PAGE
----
October 29, 2009
Steve Ciarcia’s Circuit Cellar articles from the heydays of Byte magazine were immortalized in a multi-volume set of books published in the late 1970’s and the 1980’s. Unfortunately these books have been out of print for many years. But fear not, you can now find them on Goggle Books.
Ciarcia’s Circuit Cellar Vol. 1
Ciarcia’s Circuit Cellar Vol. 2
Ciarcia’s Circuit Cellar Vol. 3
Ciarcia’s Circuit Cellar Vol. 4
Ciarcia’s Circuit Cellar Vol. 5
Ciarcia’s Circuit Cellar Vol. 6
Ciarcia’s Circuit Cellar Vol. 7
Build Your Own Z80 Computer
October 27, 2009
Yet another anniversary.
Its a year to the day I first join the Uzebox forums. Check out the cool retro-minimalist homebrew game console at http://belogic.com/uzebox/
I was hoping to have Zuzebox, my Uzebox compatible console, prototype finished before this day but like many things time has not been my friend. But I am still working on it and I ‘ve decided to use standard modules for the USB interface as well as the Ethernet interface.
October 16, 2009
If you’re just getting started in electronics learning how to solder and how to read a resistor colour code is a very important skill to have.
A very good soldering tutorial can be found at www.Circuitrework.com
and if you’re want to find out how to read a resistor color codes check the online calculator at www.hobby-hour.com
October 15, 2009
Its a year to the day that I first heard about Xmos and their cool multi-core multi-threaded processors and joined the Xlinkers community. So I want to share some pictures of a XC-2 project I’ve been working on.
X-One from Front
X-One from above
I’ve used Yvo’s great VDP video driver to get VGA graphics working on the prototype with R-2R resistor DAC for the video and a couple of spare SNES controllers for the gaming inputs.
I’m porting a classic 80’s video game, so watch this space 😉
October 13, 2009
The XMOSLinkers site has another interesting project involving XMOS multicore processors. This time its Corin Rathbone from Bristol University NetScope that is worthy of blog mention.
NetScope is a multfunction instrument with a 2ch Oscilloscope and 8-ch Logic Analyser. The instruments specification is as follows:
* Analogue Channels: 2
* Analogue Channels Maximum Sampling Rate: 40 Msps
* Analogue Bandwidth: 20 MHz
* Vertical Resolution: 12 bits
* Dynamic Range: 72 dB
* Analogue Input: 1M / 15pF BNC
* Analogue Input Coupling: AC/DC (Software Controlled)
* Analogue Input Voltage Range: -5V to +5V (In 1x Mode)
* Analogue Input Absolute Maximum Voltage Range: -5.5 to 5.5V
* Digital Channels: 8
* Digital Channels Maximum Sampling Rate: 50 Msps
* Digital Voltage Range: 0-5V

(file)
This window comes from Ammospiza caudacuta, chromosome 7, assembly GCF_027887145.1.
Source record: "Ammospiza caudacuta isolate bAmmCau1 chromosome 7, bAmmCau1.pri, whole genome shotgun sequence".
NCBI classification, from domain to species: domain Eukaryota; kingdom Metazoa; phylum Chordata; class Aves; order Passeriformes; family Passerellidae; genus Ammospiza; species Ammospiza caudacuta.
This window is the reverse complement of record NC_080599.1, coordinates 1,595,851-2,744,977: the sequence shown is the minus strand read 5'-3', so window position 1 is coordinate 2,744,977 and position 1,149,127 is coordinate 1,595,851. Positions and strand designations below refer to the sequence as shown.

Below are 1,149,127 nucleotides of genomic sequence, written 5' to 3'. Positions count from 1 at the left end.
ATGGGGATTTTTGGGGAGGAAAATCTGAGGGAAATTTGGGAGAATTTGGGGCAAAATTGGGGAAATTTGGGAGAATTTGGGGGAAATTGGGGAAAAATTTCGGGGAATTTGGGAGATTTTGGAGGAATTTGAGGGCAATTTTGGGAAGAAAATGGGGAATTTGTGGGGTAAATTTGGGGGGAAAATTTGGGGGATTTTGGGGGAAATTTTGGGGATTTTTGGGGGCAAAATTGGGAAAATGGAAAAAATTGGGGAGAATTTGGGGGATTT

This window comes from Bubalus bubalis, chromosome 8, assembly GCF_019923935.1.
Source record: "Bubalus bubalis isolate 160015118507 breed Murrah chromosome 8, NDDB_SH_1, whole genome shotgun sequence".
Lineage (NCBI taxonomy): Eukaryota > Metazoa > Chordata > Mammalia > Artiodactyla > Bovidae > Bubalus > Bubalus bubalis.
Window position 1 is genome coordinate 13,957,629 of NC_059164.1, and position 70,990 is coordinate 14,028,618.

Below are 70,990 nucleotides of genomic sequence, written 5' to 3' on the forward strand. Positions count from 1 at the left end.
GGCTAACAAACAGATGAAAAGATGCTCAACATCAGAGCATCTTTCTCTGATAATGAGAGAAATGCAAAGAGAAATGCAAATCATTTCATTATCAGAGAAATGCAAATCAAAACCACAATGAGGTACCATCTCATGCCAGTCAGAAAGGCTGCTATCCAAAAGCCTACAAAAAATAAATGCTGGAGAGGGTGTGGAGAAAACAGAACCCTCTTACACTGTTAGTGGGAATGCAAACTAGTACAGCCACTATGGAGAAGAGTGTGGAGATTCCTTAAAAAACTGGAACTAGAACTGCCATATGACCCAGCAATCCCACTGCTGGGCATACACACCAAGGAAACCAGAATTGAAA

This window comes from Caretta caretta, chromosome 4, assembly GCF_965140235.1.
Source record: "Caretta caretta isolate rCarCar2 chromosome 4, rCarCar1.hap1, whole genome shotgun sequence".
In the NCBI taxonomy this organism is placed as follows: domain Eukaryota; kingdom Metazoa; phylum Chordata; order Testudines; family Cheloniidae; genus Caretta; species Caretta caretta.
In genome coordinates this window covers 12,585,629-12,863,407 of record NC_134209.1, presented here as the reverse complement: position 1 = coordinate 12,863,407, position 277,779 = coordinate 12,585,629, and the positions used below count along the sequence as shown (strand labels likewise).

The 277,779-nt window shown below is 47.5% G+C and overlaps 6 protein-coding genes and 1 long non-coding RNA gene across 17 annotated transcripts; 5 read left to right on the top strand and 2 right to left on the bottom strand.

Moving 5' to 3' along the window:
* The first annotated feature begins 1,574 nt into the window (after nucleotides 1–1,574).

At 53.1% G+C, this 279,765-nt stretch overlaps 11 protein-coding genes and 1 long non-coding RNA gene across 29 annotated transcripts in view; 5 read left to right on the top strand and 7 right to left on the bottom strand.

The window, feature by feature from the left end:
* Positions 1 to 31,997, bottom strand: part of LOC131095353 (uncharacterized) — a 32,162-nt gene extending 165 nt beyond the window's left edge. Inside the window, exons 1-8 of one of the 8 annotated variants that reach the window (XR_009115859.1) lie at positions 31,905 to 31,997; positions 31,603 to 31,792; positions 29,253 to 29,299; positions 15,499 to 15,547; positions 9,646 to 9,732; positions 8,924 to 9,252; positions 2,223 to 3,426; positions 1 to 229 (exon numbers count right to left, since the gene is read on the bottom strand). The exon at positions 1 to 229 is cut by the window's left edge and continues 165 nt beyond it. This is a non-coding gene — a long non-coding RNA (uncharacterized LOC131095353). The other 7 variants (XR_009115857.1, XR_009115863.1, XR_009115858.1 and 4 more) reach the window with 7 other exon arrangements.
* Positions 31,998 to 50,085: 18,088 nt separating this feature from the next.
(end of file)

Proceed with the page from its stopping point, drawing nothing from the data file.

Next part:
* Digital Absolute Maximum Voltage Range: -0.5 to 5.5V
* Digital Logic Level High: 2V
In addition the instrument has its own web server and user connects to it through a standard web browser. Standard HTML pages show the scope traces with data from the analogue or digital inputs is
displayed to the user via scalable vector graphics (SVG).
Corins prototype consisted of a XMOS XS1-G Development Kit (XDK) and a set of custom PCB’s for the fast ADC and signal condition electronics. His boards were designed and laid out using KiCad, with the majority of the components surface mount.
October 9, 2009
www.circuitpeople.com have an useful online gerber checking service in you need to check out your latest PCB design before sending it for manufacture.
October 7, 2009
September and the start of October have been a busy time for me but I’ve finally managed at a last to capture to schematic my interpretation of the Uzebox the retro-minimalist homebrew game console. I’ve extended Uze’s design to include a USB and Ethernet interface and also Atari / Commodore 64 / Sega Mega (Genesis) style joysticks / d-pads through a classic 9W D interface.
The USB interface is based on the ubiquitous FDTI FT232 USB to serial UART chip. So far I’ve only connected it to the 644’s serial Rx and Tx and RESET lines but I will investigate if the USB interface can also be used as a AVR programmer as well.
The Ethernet interface is based on WIZnets WIZ810MJ module with a W5100 hardwired TCP/IP Ethernet on a chip. It’s available as a low cost simple drop in module that can be driven either through a traditional address / data bus scheme or through a 4 pin SPI interface. The Wiznet W5100 is used by the Arduino community so AVR drivers already exist to drive the chip.
Finally the Atari/C64/Sega joystick interface is provided by a 4021 parallel to serial chip for each port. The 4021 is used in the SNES controllers so the Uzebox kernel can read them without any changes. The small downside is the Atari/C64/Sega joysticks lack the SNES “Start” or “Select” buttons so I may have to add a couple of switches/buttons to the final design to allow existing games to detect these buttons.
A pdf of the prototype schematic is here. I hope to spend some time on the PCB layout in the coming weeks.